Last Updated on March 23, 2023
One of the saddest parts of owning or loving a horse is knowing when it’s time to say goodbye. However, learning to recognize the signs a horse is dying will help you understand when the end is near for your beloved horse or pony.
Horses, like nearly all other animals, have life spans shorter than their human partners. While a horse could stay with one person its whole life, people will likely have multiple horses throughout their lifetimes. Horses can live to be up to about 30 years old, but most horses will pass away in their mid to late 20s. There are many reasons a horse could be dying, including sudden onset illness and tragic accidents.
Today, we will be focusing on the end stages of life that accompany old age in horses. We will be discussing behavioral and physical signs that your horse may be ready to cross the rainbow bridge, and what you can do to help both your horse and yourself through this difficult process and the decisions and emotions that accompany it.
What Are Common Causes of Death in Older Horses?
Dying of ‘old age’ is not particularly common in the world of horses. It is far more likely that your horse will succumb to some kind of disease or disability that will lead to the end of its health. The main reason that horse owners feel the time is right for their elderly horses to be euthanized is that their quality of life is poor or because they are suffering.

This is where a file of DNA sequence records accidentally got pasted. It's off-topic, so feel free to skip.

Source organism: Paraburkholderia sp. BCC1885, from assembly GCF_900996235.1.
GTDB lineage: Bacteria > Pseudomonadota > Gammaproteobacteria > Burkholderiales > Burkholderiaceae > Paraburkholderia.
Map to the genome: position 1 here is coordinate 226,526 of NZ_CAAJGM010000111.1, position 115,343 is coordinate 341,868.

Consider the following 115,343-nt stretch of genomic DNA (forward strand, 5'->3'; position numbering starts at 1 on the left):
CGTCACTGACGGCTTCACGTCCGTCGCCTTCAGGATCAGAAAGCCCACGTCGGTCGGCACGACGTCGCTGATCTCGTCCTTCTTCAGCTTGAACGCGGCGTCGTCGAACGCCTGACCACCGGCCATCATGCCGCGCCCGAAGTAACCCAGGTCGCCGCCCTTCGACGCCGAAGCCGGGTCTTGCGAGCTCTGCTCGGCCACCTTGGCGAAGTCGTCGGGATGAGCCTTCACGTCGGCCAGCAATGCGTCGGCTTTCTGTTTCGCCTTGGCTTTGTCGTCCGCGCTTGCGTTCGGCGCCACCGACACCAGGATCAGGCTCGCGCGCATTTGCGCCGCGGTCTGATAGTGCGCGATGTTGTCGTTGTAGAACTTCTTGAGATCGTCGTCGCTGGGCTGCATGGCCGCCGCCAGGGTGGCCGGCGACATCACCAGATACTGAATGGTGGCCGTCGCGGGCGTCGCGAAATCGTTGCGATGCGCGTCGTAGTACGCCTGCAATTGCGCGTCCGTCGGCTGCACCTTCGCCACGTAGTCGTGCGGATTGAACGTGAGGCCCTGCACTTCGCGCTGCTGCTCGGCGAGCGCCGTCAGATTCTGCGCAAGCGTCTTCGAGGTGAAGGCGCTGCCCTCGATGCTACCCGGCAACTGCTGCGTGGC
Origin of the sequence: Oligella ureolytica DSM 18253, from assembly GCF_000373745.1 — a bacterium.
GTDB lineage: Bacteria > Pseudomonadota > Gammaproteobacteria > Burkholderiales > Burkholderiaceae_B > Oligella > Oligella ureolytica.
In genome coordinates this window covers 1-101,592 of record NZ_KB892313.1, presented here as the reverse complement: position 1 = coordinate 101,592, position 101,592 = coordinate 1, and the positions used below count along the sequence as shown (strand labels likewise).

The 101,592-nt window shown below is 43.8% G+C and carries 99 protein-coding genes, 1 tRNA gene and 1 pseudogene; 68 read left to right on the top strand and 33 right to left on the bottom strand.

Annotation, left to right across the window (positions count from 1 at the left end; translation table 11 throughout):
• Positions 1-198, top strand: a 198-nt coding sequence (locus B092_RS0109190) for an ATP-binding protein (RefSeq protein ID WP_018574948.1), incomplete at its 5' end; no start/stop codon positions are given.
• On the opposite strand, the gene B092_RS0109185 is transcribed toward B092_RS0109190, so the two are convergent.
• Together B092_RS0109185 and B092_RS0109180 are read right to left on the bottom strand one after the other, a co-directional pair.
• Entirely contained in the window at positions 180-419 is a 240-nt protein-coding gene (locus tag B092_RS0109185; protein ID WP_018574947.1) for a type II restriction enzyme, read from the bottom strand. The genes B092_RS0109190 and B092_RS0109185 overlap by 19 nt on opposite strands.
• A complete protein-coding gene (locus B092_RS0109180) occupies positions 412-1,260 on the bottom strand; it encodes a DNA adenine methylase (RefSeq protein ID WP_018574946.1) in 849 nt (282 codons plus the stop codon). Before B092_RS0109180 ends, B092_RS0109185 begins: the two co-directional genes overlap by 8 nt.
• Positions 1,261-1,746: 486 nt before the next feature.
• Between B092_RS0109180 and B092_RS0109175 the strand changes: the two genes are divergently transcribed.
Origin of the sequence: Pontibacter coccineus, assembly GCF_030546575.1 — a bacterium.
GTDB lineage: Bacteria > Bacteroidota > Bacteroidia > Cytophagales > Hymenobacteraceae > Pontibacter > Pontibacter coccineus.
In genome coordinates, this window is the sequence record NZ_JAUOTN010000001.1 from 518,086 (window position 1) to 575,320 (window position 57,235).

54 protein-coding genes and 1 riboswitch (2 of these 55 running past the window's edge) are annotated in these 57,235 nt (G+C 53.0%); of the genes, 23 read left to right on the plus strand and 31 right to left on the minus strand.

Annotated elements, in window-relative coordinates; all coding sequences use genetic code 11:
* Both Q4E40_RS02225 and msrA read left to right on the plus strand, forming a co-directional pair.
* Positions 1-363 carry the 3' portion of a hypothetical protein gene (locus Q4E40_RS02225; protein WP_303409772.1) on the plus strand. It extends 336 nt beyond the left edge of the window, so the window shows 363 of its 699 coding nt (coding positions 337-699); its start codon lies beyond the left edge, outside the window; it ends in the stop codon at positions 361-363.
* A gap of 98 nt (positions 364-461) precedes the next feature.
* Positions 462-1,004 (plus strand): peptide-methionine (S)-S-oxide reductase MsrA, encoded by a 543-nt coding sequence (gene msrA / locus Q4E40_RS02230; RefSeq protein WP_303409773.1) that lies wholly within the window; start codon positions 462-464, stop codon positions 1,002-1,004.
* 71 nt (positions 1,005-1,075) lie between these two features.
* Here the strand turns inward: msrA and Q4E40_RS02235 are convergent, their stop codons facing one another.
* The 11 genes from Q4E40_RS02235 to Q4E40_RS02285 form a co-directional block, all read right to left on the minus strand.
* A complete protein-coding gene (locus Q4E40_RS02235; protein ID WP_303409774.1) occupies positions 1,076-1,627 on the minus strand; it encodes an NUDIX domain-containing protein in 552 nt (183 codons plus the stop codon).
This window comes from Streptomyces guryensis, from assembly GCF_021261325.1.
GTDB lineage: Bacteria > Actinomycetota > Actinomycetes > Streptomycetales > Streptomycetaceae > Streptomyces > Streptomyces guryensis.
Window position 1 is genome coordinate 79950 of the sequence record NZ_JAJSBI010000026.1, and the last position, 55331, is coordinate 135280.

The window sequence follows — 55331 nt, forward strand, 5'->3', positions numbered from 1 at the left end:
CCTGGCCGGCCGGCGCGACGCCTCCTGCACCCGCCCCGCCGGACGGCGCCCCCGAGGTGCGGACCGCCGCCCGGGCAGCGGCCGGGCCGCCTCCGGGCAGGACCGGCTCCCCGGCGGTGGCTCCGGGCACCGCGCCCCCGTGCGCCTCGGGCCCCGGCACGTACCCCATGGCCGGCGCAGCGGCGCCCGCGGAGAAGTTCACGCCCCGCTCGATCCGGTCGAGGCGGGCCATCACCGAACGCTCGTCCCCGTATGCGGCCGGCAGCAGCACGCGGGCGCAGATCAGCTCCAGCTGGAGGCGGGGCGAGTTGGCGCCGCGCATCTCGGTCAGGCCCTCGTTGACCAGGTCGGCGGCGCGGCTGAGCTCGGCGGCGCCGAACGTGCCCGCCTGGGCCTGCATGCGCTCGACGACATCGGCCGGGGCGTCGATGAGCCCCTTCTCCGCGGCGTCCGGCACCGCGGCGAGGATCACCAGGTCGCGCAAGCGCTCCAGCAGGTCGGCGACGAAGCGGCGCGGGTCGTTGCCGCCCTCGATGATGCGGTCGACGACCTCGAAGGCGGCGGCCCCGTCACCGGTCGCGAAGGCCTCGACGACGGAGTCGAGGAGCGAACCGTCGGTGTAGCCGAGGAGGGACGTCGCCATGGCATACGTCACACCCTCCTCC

There are many reasons a senior horse could be nearing the end of its lifetime. Senior horses, like any other senior animals, are more prone to illnesses and injuries than younger horses. Even smaller injuries and illnesses can become larger problems as a horse ages.
Senior horses can develop any number of sicknesses that can rapidly decline their health. Some of these illnesses include Cushing’s disease, colic, laminitis, chronic coughs, respiratory disease, and much more. Any of these illnesses can lead to the death of a horse if left untreated.
Senior horses are also more susceptible to injuries than younger horses. It is harder for a senior horse to get back up after falling, or to get over a stone bruise on his hoof. These seemingly harmless injuries can pose a bigger threat to a senior horse’s health and well-being than to that of a younger horse.
Older horses are also far more prone to musculoskeletal injuries that can affect your horse’s ability to move around normally. Reduced mobility is a big problem for geriatric horses and often means they have a poor quality of life.